4. Cook chicken. Why, yes! Who wouldn’t want to prepare chicken for the next day’s dinner that far ahead? Bust open some bird and make your kitchen smell like dinner right before bed. Does wonders for your sleep cycle.
  5. Researched a major lifestyle change. Every now and then, I get a moment where I start contemplating life’s big questions. What am I doing with my life? Am I doing what I should be doing? What is my purpose? You know, the normal shit every 20-something decides to think about before falling asleep. So, then I start reading about living in a tiny house, or entrepreneurship, master of library science degrees, Ph.D. programs, paring down your possessions to just 100 things, hostels and how cheap it is to move to XYZ city/state/country/planet, chakra balancing and completely clean eating, copywriting and branding wizardry, writing plays, yoga retreats where you eat vegan food and do nothing but work, meditate and stretch in spartan accommodations with like-minded folks. Hours later, I’ve got 10 windows open on my phone, countless bookmarks, frustration, and that feeling that everything I’m doing is somehow pointless but still I do it anyway.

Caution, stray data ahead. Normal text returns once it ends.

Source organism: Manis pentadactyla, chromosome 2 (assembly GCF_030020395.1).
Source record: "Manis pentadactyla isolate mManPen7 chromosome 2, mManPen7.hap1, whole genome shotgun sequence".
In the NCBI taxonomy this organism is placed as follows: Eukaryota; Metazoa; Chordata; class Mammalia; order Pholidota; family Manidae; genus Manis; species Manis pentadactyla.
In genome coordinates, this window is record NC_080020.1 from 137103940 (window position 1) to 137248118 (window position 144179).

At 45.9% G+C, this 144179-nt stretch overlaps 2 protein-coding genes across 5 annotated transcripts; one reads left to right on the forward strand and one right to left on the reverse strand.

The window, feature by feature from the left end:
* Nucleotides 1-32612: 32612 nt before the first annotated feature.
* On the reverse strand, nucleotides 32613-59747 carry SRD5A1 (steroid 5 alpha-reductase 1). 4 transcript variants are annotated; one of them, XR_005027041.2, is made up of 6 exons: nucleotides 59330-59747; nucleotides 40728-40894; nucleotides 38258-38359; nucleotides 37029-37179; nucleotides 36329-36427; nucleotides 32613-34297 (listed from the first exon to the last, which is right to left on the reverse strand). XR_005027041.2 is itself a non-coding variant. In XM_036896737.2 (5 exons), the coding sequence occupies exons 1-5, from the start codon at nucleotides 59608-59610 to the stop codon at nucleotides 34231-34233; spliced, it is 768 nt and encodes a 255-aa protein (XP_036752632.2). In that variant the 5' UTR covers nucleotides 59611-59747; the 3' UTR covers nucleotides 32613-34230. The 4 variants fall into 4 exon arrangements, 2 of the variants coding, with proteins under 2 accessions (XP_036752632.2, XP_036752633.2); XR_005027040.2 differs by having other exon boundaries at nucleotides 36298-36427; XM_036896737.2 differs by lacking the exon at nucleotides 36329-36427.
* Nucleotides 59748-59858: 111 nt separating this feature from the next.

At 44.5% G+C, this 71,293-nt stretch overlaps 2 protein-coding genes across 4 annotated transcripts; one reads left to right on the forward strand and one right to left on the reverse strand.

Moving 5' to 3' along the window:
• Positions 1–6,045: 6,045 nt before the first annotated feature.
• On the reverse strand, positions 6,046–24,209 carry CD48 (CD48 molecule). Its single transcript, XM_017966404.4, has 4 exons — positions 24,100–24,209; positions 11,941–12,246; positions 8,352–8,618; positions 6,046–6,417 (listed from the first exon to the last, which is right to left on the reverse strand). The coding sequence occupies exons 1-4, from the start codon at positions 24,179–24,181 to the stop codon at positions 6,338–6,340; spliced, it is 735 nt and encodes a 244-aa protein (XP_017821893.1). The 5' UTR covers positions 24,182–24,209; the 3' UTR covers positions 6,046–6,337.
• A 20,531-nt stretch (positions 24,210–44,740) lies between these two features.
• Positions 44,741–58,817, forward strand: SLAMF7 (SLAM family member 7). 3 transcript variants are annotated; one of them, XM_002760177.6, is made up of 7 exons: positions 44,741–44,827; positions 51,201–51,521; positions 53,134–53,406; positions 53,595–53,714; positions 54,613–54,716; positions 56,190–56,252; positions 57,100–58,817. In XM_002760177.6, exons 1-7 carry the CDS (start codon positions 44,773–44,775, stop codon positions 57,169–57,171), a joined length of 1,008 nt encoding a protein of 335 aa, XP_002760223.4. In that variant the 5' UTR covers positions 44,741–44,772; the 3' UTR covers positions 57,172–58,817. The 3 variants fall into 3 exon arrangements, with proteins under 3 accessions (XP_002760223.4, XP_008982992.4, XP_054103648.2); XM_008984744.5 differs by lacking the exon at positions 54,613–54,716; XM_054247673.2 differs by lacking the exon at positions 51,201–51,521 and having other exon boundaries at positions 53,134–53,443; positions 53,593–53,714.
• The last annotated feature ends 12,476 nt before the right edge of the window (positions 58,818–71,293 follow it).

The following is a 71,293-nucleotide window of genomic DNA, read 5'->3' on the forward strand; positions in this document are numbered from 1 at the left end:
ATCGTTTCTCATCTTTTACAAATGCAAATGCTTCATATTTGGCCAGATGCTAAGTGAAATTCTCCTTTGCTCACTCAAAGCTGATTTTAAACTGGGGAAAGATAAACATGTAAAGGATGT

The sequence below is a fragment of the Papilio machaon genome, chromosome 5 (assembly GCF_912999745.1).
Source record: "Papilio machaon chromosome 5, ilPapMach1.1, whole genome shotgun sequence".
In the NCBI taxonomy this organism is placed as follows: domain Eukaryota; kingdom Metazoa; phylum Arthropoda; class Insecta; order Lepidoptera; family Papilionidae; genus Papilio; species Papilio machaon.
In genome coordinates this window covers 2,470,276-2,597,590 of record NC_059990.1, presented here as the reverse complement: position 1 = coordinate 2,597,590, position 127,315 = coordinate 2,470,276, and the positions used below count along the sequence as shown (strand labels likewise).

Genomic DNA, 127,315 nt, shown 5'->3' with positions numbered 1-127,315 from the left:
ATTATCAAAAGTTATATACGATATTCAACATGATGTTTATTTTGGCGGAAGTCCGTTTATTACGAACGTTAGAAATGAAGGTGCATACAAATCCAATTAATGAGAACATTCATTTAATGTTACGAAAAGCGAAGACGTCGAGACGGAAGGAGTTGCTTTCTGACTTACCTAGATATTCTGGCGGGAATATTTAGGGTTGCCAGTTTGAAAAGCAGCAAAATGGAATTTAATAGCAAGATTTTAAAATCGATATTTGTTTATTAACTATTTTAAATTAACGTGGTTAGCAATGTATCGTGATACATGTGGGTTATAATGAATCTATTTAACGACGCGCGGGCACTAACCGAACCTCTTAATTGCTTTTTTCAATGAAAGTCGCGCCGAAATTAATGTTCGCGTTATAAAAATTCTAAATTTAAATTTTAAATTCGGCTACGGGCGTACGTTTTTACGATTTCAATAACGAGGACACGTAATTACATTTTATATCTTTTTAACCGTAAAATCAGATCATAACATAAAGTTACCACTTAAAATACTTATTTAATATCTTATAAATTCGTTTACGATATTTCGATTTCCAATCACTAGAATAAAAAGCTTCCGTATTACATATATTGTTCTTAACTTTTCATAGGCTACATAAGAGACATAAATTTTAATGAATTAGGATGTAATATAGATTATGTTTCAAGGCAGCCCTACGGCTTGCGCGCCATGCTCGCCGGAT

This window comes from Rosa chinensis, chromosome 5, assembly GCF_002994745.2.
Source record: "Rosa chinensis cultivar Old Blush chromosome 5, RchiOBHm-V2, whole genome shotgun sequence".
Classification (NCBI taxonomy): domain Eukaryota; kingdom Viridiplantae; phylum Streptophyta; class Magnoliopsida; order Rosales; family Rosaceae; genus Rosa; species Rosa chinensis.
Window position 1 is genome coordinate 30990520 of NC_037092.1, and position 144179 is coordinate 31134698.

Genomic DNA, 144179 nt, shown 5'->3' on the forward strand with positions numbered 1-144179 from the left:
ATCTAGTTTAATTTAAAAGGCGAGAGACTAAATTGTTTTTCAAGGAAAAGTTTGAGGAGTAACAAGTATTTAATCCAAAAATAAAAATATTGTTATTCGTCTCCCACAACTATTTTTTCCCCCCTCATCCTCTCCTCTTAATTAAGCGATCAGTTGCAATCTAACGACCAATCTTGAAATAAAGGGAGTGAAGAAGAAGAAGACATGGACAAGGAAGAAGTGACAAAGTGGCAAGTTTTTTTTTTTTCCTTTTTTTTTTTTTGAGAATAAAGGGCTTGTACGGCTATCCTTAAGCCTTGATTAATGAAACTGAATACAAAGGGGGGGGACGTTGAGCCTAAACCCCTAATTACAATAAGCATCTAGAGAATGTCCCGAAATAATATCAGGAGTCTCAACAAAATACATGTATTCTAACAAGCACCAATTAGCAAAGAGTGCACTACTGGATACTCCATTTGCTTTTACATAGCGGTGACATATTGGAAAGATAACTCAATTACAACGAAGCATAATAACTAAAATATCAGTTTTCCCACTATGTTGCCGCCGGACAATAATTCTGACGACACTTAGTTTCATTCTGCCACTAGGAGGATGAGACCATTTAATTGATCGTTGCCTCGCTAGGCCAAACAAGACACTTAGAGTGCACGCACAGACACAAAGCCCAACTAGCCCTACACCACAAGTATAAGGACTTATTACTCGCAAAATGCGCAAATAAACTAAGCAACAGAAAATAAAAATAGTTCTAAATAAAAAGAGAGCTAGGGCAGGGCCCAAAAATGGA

Rabbit holes, people. Rabbit holes. 

 (and of course, write blog posts.)

By: Hugo

Not So Sweet Dreams

Oh no. They’ve started.

The wedding nightmares. The moments of sheer panic when I wake up in a cold sweat because I’ve shown up to my own wedding and I’ve forgotten a critical piece.

The other night, I had a series of (sort of) nightmares consisting of me forgetting something for the big day,  me running around feeling stressed, and me not being able to pay the bill. Subliminal messaging much?

My body is clearly telling me something. I need to slow down. I need to take a deep breath and relax. I’ve got some time to figure things out and anything can happen between now and then. I need to chill. I need to stop over-thinking everything. I also need to remember to be rational.

This is the part of wedding planning they didn’t tell you.